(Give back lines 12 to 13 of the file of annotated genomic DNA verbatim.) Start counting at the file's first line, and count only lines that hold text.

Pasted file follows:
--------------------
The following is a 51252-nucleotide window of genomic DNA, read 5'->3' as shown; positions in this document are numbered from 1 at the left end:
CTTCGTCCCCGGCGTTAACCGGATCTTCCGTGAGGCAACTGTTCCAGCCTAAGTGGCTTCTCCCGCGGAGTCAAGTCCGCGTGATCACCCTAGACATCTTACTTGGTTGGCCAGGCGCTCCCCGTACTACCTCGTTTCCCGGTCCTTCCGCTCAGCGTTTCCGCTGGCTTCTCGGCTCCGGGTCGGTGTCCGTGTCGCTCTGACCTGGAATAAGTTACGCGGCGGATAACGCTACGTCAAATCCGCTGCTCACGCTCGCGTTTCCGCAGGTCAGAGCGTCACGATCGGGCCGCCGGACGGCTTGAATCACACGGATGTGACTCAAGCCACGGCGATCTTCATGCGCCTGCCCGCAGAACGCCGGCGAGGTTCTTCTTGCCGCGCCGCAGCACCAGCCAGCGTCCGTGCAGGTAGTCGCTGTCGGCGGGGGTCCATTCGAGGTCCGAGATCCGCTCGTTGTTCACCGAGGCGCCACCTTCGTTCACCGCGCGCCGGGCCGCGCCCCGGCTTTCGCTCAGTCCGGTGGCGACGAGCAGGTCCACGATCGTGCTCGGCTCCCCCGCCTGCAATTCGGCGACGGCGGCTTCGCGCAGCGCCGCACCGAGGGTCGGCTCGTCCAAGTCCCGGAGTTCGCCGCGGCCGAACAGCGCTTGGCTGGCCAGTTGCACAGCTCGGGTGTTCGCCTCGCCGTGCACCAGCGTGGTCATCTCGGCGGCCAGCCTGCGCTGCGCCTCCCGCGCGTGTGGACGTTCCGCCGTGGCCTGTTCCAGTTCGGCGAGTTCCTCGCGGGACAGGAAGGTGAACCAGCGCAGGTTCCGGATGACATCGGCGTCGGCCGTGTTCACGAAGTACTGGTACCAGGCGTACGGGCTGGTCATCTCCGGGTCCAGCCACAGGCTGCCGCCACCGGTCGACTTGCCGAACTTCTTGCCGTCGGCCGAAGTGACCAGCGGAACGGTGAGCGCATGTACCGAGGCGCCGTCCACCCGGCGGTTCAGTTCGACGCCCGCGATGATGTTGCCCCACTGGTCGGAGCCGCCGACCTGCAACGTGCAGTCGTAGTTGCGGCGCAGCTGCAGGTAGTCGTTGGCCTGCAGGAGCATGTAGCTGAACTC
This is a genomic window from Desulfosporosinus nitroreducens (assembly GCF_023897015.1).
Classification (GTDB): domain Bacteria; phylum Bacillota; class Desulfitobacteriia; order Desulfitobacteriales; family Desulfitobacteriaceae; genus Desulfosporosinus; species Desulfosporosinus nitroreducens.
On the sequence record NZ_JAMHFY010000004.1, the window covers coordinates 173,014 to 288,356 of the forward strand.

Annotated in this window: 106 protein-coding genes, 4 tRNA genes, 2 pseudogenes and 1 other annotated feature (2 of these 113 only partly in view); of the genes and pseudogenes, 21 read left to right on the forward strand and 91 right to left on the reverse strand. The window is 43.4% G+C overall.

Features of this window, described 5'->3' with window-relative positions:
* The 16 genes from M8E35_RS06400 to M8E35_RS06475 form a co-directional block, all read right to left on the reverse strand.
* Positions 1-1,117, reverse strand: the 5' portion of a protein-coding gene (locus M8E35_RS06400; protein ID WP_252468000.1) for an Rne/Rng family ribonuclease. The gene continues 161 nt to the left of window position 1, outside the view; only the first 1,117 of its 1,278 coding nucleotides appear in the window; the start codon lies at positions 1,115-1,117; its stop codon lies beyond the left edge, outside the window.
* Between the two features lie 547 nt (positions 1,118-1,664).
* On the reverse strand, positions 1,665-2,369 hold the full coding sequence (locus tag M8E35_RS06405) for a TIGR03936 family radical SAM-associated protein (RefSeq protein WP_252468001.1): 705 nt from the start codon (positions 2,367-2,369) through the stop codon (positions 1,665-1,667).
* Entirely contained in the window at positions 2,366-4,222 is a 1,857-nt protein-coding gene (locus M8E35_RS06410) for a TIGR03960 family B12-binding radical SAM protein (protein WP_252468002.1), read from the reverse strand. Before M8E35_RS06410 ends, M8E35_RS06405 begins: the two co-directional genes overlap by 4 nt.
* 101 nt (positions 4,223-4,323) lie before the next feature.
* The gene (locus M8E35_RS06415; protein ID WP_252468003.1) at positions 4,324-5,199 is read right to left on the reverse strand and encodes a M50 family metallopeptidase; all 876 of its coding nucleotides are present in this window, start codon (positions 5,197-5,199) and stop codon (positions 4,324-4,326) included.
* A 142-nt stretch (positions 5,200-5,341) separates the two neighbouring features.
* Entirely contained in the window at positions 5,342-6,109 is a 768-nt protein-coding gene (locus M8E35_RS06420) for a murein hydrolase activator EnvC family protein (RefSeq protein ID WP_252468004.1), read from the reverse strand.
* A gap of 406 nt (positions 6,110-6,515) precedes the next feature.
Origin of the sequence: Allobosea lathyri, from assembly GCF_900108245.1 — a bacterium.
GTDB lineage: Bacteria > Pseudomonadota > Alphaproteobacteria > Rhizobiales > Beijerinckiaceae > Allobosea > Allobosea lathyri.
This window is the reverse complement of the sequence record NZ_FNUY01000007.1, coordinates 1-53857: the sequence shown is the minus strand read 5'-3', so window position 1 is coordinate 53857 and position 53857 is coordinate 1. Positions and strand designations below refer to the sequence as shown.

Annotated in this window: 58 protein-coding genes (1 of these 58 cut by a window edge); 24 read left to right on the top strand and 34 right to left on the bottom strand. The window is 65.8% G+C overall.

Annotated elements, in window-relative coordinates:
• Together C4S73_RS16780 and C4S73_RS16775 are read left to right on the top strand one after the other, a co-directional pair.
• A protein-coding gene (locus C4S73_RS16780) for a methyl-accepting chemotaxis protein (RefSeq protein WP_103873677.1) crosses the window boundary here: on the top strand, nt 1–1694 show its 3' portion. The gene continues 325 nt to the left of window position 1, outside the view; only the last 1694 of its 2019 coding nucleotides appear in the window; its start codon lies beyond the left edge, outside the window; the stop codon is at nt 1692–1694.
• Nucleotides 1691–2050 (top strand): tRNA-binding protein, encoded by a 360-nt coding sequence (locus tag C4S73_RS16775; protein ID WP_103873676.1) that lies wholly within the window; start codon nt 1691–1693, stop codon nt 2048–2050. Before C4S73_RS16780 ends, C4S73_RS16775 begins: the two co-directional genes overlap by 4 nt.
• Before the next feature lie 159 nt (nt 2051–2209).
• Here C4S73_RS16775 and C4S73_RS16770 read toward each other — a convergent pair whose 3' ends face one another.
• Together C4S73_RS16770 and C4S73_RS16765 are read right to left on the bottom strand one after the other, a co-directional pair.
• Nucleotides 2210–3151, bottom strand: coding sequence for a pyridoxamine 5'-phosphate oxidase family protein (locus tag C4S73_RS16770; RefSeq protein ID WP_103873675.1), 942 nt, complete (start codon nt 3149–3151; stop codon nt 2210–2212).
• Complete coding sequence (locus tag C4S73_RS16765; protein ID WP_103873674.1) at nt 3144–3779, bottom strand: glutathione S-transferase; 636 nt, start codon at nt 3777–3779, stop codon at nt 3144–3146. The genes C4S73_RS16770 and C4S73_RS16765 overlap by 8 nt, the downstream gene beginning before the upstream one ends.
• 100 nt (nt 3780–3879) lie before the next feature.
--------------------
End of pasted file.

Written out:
* Entirely contained in the window at positions 2,366-4,222 is a 1,857-nt protein-coding gene (locus M8E35_RS06410) for a TIGR03960 family B12-binding radical SAM protein (protein WP_252468002.1), read from the reverse strand. Before M8E35_RS06410 ends, M8E35_RS06405 begins: the two co-directional genes overlap by 4 nt.
* 101 nt (positions 4,223-4,323) lie before the next feature.